Fascinating archaeological finds discovered beneath The Courtauld
The remains of an enormous medieval cesspit filled with fascinating finds from over the centuries has been discovered below The Courtauld Gallery.
The extraordinary discovery, revealed in The Observer on Sunday, was made by archaeologists during the ongoing transformation project that will preserve our magnificent Grade 1 listed, 18th century building, and make our world-class artworks, research and teaching facilities more accessible to wider audiences and students around the world. The first phase of this project will make it possible to display a greater variety of works from The Courtauld collection and new dynamic spaces for our temporary exhibitions will allow us to expand our exhibition programme. A redesigned visitor reception will improve access, whilst a new Learning Centre will provide improved facilities for schools, families, young people, community groups and adult learners.
This ambitious project has been made possible thanks to the generous support of the National Lottery through £9.4m from The National Lottery Heritage Fund and donations from generous philanthropic foundations and individual supporters.
The chalk-lined cesspit, which measures almost 15 feet deep, was uncovered by archaeologists and is believed to be part of the Chester Inn, a poorly-documented 15th century residence which once stood where Somerset House does today. Experts believe that the cesspit might have been used by both visitors and residents of the Chester Inn as they passed through its courtyard.
After a month of careful excavation by archaeologists from MoLA (Museum of London Archaeology), the cesspit was found to contain some fascinating objects including a rare 14th century ‘Penn’ floor tile – a decorating material of choice for palaces and monastic sites – tableware dating from the 14th and 15th centuries and an assortment of pottery drinking vessels. Metalwork items including a bone-handled fork, pendant, delicate finger ring and iron spur were also discovered.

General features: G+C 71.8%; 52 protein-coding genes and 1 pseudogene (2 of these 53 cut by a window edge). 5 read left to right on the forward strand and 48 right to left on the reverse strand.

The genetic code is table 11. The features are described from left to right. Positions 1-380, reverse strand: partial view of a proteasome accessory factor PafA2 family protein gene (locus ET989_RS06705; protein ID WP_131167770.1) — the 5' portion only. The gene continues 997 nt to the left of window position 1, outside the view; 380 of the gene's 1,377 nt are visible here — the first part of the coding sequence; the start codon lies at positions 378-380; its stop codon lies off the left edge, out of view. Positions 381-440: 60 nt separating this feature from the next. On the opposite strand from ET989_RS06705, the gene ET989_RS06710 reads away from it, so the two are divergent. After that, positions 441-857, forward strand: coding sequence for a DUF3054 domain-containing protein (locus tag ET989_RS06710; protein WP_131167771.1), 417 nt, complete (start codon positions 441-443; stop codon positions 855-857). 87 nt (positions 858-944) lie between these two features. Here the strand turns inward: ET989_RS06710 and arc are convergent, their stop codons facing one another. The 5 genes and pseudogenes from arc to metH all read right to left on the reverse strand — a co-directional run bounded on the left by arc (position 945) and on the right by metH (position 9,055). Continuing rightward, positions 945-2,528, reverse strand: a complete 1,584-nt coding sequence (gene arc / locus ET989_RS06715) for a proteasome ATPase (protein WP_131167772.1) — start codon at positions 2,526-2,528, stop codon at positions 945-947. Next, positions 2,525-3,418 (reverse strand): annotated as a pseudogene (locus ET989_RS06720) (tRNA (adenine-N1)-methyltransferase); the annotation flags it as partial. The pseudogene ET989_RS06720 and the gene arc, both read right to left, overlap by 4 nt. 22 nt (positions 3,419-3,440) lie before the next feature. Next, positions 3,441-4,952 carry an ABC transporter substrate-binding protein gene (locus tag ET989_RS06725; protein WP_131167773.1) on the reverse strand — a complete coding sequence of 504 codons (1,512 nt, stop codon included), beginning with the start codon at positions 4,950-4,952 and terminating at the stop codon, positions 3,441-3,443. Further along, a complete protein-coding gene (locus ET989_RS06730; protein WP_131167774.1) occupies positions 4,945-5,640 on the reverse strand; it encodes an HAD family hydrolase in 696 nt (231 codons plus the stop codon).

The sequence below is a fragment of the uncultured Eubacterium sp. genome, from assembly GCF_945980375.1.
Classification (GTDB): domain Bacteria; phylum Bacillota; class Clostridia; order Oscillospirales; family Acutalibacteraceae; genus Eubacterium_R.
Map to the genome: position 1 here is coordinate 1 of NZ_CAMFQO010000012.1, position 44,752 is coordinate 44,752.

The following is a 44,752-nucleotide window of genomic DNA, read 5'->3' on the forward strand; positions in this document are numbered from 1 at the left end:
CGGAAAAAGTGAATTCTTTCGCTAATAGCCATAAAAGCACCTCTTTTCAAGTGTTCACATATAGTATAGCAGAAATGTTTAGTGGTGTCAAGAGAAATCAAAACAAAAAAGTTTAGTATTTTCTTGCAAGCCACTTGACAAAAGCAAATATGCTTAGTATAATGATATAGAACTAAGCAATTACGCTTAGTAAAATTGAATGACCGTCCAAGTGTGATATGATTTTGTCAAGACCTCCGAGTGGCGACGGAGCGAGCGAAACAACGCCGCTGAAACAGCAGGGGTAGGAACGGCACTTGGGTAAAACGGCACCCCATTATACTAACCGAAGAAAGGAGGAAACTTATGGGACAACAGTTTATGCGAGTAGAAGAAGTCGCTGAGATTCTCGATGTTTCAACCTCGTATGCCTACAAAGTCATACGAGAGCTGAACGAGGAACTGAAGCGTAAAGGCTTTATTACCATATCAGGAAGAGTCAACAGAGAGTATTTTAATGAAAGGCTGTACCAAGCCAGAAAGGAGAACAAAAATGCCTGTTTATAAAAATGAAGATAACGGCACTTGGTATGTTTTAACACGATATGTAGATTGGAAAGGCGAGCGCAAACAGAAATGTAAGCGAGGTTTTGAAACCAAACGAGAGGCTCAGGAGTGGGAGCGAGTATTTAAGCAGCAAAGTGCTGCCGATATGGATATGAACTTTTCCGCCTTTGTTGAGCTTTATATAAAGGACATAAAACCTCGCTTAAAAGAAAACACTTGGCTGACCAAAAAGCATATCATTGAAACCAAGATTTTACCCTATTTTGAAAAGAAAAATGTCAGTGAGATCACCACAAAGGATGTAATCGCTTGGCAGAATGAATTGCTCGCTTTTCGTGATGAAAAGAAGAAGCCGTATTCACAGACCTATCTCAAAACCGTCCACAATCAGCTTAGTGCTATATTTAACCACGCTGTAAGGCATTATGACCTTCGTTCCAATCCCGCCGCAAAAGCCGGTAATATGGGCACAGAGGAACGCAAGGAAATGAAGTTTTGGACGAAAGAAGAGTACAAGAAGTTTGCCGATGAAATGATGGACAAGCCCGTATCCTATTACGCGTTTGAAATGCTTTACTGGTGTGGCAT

MOLA Senior Archaeologist, Antonietta Lerz, said: “It’s an amazing coincidence that on excavating the exact spot of the new Courtauld Gallery toilets, we found not just one, but two ‘toilet precursors’ which document the less glamorous side of almost five hundred years of luxury life alongside the Thames. It’s also remarkable that the structure remained in use for over 400 years, as the original medieval cesspit was converted into a cellar by the 17th century and a series of successive brick floors were then laid down, the latest dating to the 18th century when a small latrine was inserted in the corner. This is certainly not your typical find and represents a fascinating glimpse into the many levels and layers of history beneath the current building.”
Professor Deborah Swallow, Märit Rausing Director of The Courtauld, added: “The Courtauld is currently undergoing the most ambitious programme of development in our history, and we were fascinated to find that the building work had led to the discovery of these extraordinary objects in the foundations of our gallery. We are delighted that these discoveries will shed more light on the fascinating history of this building. The first phase of the refurbishment of The Courtauld will continue throughout this year and I look forward to welcoming back our visitors and students to The Courtauld Gallery at Somerset House in Spring 2021 where they can enjoy these remarkable artefacts and the history they reveal for themselves.”
These fascinating finds are being studied and conserved by MOLA and it is hoped that a selection of the artefacts will be displayed in the Gallery when it reopens.
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